Consumer advocates criticized House Republicans' push to effectively defang the Consumer Financial Protection Bureau with a bill passed late last week, but some observers warn that the bill's biggest threat is that it opens the door to a repeat of the 2008 financial crisis.
"It really undermines supervision and it really destroys a lot of other protections against 'too big to fail,'" said Marcus Stanley, policy director at Americans for Financial Reform. "It goes through and comprehensively disempowers regulators and weakens systemic risk regulation in a huge range of areas."
Mike Konczal, a fellow at the Roosevelt Institute, characterized the Financial CHOICE Act — which is likely to be scaled back in the Senate — as an opening volley that lays out Republican priorities for regulatory rollback. "It sets a tone for how the GOP views financial reform overall," he said.
Republicans and banking interest groups have said that the Dodd-Frank act gives too much power to regulators. "[Dodd-Frank] grants the CFPB vague and sweeping authority to regulate large swaths of the economy… and the authority to impose substantial penalties on individuals and businesses," senators Ben Sasse (R-NE) and Mike Lee (R-UT) wrote in a January letter to the incoming Trump administration.
Supporters of the agency say that's exactly the point. "One reason the CFPB was created is that before the crisis, consumer protection authority in the financial sphere was broken up into 11 different agencies," Konczal said. "It encouraged a regulatory race to the bottom," he said, creating a system of arbitrage that encouraged banks, pre-Great Recession, to seek out the most lenient regulator and engage in riskier practices.
The biggest risk in the Financial CHOICE Act is how it would deal with "too big to fail" institutions. After the financial crisis, Dodd-Frank created a bankruptcy alternative involving multiple financial regulators, the Orderly Liquidation Authority. That would be rolled back in favor of an enhancement to the bankruptcy code — a provision policy experts like Aaron Klein, a fellow at the Brookings Institution, said would be inadequate in the face of a crisis like the industry faced in 2008.
When most businesses file for bankruptcy, a financier will step up and keep the troubled firm solvent while the bankruptcy proceeds. But if a giant bank or insurance company fails, there's a problem: "The bankruptcy code is not enough because it assumes somebody can provide debtor-in-possession financing… which works unless it's the providers of that funding that are bankrupt," Klein said.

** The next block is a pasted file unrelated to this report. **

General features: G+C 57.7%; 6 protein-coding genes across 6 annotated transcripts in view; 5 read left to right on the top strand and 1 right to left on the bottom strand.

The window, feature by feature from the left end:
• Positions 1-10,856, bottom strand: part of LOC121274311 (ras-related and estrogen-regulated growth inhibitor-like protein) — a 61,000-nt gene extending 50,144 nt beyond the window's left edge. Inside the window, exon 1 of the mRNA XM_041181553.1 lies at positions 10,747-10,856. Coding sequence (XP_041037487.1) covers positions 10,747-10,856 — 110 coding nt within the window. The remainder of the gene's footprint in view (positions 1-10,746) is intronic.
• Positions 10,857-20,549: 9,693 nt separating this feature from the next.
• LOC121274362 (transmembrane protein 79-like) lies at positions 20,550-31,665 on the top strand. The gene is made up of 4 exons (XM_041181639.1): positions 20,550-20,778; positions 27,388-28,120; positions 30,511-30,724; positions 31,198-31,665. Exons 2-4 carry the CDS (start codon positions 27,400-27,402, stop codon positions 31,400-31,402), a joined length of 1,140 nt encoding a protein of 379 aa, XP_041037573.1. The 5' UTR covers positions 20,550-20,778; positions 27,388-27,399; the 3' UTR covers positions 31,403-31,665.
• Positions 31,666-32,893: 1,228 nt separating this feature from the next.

"It was recognized that, during periods of high financial stress, even augmented bankruptcy procedures might not be enough to maintain a stable financial system," former Federal Reserve chairman Ben Bernanke wrote earlier this year, making the argument in a Brookings Institution blog post that the collapse of Lehman Brothers and the cascading shocks it delivered to global financial markets proved the need for an alternative.
"Ordinary bankruptcy procedures were entirely inadequate for the situation. The bankruptcy judge in the Lehman case… had neither the tools nor the mandate to try to mitigate the effects of the failure on the financial system or the economy," he said.
"The Orderly Liquidation Authority had broad bipartisan support," said Cliff Stanford, partner and chair of the bank regulatory group at law firm Alston & Bird. "It was seen as an appropriate mechanism after what happened with Lehman," he said, although he added that the provision hasn't yet been tested in a financial crisis. "Real-world experiences and experiments with bailouts versus bankruptcy are still being studied," he said.
Advocates acknowledge that the Orderly Liquidation Authority's ability to act as a bulwark against a repeat of 2008 hasn't been proven, but they argue that relying on the bankruptcy code could create a moral hazard. Anticipating that a crisis that would spook lawmakers into another taxpayer-funded bailout, banks — freed from regulations scuttled by the Financial CHOICE Act — would have both the means and the motivation to engage in risky practices.
"It would make banks more profitable, riskier and more likely to cause a real problem," Konczal said.